Bob Ciura: Tobacco giant Altria Group (NYSE: MO), manufacturer of the Marlboro cigarette brand in the United States, has had an incredible run in recent years. At $62 per share, Altria stock is up 25% in just the past year.
Altria is one of the most beloved stocks out there, and for good reason. It has richly rewarded shareholders for decades on end. Altria has increased its dividend 49 times in the past 46 years. And, according to the company, from 2011-2015 Altria delivered total shareholder return of 204%.
It’s almost impossible to find anything remotely negative written about Altria right now – but that in itself should make investors nervous. Altria’s tremendous rally has come mostly from expansion in its valuation multiple, not from earnings growth. In an environment of falling smoking rates in the U.S., Altria’s rally might just go up in smoke.
Rush for Yield Propels Rally
In the continued low interest rate environment, investors are starved for yield. In the scramble for yield, investors have bid up stocks like Altria to levels that seem unsustainable. Altria stock now trades for 24 times earnings, a level not seen in years. For evidence of this, consider how far Altria’s valuation has expanded over the past several years.
At the end of 2010, Altria’s closing price was $24; it’s since more than doubled. Its price-earnings multiple at year end 2010 was 13; today it’s almost double that. In fact, Altria’s P/E ratio sits very close to a 10-year high.
This is a significant concern, because Altria isn’t growing. Altria generated $24 billion in revenue in 2010. In 2015, Altria’s revenue stood at $25.4 billion. Its revenue grew barely more than 5% in five years.
Investors have bid up the price of Altria stock, likely due to its dividend. With interest rates still near zero and bond yields very low, it’s extremely hard to find safe yield. Stocks like Altria are a haven for investors hungry for yield. For many years, Altria stock yielded 5% or higher, which attracted a lot of interest from income investors.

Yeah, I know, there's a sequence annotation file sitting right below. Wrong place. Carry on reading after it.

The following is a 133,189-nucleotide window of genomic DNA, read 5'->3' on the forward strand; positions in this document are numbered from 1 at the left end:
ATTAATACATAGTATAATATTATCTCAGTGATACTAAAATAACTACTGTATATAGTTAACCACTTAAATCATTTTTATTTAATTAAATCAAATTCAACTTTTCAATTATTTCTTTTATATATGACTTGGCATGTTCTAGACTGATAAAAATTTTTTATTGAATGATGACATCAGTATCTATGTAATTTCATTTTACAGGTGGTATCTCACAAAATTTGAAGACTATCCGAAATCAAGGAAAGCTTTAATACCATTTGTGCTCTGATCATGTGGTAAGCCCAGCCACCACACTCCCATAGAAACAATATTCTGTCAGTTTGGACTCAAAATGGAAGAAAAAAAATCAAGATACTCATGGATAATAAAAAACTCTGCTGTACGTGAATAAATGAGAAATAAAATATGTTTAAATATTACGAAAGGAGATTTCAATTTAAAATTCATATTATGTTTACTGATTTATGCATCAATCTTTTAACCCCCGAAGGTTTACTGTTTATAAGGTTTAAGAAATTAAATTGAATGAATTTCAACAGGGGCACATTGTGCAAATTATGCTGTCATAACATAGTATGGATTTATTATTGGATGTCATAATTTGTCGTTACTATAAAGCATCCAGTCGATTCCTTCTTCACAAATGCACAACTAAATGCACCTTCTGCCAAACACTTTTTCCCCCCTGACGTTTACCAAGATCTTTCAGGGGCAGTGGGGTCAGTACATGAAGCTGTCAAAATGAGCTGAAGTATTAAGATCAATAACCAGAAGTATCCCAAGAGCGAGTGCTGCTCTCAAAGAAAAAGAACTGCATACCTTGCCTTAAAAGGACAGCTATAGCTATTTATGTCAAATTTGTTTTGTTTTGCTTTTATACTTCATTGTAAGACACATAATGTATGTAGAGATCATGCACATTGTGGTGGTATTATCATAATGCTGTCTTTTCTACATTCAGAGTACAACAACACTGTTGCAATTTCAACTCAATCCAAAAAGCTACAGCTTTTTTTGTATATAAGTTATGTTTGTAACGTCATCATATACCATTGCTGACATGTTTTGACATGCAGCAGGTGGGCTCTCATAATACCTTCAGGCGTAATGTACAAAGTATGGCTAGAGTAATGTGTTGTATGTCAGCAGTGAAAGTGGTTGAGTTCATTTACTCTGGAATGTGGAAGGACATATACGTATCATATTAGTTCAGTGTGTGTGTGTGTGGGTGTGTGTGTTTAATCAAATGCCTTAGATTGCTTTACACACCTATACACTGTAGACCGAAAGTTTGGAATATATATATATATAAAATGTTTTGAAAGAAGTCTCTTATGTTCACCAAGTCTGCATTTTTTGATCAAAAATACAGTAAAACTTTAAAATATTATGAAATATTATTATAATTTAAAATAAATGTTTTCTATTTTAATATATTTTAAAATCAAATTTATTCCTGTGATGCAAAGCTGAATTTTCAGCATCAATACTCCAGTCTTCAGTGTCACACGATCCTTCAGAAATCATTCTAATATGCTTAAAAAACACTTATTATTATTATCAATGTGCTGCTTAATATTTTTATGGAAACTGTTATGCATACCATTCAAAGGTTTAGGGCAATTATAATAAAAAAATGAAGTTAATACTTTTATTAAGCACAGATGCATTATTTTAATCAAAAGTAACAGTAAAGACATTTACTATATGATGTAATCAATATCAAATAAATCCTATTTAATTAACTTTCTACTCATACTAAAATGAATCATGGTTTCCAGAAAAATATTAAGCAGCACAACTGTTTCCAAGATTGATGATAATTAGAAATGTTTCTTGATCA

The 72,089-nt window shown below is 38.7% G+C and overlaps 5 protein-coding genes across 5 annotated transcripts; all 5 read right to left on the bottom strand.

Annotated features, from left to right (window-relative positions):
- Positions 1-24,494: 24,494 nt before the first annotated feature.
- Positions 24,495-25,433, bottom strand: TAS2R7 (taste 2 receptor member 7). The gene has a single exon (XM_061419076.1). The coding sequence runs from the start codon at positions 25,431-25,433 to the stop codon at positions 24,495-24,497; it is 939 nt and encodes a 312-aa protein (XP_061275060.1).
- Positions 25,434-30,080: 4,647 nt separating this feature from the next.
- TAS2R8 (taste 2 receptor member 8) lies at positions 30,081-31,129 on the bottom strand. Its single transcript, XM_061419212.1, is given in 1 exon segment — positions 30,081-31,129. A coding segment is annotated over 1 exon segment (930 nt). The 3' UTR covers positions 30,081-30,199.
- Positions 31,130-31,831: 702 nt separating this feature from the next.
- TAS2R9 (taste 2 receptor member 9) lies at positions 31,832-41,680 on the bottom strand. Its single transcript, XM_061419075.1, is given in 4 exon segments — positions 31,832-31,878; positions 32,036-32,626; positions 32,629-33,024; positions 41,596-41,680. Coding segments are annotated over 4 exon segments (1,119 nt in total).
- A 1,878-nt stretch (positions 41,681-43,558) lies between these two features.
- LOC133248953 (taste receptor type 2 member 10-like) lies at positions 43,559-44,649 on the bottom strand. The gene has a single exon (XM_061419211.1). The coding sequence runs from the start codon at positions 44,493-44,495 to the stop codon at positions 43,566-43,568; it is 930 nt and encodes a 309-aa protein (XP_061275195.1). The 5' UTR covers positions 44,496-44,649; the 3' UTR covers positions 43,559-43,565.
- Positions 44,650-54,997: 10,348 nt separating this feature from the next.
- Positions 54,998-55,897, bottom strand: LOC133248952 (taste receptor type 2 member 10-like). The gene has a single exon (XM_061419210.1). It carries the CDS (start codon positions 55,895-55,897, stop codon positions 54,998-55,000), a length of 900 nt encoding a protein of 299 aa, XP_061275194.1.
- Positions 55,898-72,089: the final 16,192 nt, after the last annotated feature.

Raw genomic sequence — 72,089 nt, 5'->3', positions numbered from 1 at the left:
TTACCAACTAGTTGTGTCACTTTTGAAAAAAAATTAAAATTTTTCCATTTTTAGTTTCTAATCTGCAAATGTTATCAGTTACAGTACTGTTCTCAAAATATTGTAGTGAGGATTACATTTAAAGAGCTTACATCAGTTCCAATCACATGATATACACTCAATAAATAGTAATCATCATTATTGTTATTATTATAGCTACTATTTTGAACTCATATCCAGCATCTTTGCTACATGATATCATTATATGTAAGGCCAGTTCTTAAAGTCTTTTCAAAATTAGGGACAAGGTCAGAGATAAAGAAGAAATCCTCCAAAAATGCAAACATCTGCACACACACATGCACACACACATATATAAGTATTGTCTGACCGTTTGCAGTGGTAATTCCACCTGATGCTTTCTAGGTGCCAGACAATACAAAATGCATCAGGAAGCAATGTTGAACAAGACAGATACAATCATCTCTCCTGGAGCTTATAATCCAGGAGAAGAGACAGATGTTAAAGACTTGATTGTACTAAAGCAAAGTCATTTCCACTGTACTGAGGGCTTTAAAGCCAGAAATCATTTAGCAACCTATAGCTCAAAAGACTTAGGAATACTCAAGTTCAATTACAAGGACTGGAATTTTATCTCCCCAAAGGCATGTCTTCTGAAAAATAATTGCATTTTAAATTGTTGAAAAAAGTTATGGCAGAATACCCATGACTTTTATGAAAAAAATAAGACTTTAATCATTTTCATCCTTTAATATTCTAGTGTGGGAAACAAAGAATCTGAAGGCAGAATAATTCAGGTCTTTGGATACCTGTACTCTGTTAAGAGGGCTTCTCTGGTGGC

But Altria’s tremendous rally has pushed down its dividend yield, since price and yield are inversely related. Altria’s dividend yield is now all the way down to 3.5%, which is near a ten-year low.
Smoking Rates on the Decline
Normally, Altria’s stock price rally would be a sign that its fundamentals were improving. But that’s not necessarily the case. To be sure, Altria is generating earnings growth—including 4% earnings growth last year—based largely on cost cuts and stock buybacks.
But those measures can only take the company so far. At some point, Altria will need to grow revenue in order to keep growing its earnings, and consequently, its dividend. But that just doesn’t seem likely, given the declining smoking rates in the United States.
This is weighing on Altria’s core smokeable products business. While Altria does have other products in its portfolio, including a wine business, chewing tobacco products and a 27% stake in brewer SABMiller(OTC: SBMRY), its Marlboro and other cigarette brands still represent roughly 90% of its total profit.
That’s a problem, because smoking rates are consistently on the decline in the United States. According to the Centers for Disease Control, 42% of U.S. adults were cigarette smokers in 1965. In 2013, just 16% of U.S. adults were cigarette smokers.
This is being reflected in Altria’s financial reports. Its total cigarette shipment volumes fell 2.6% in the fourth quarter.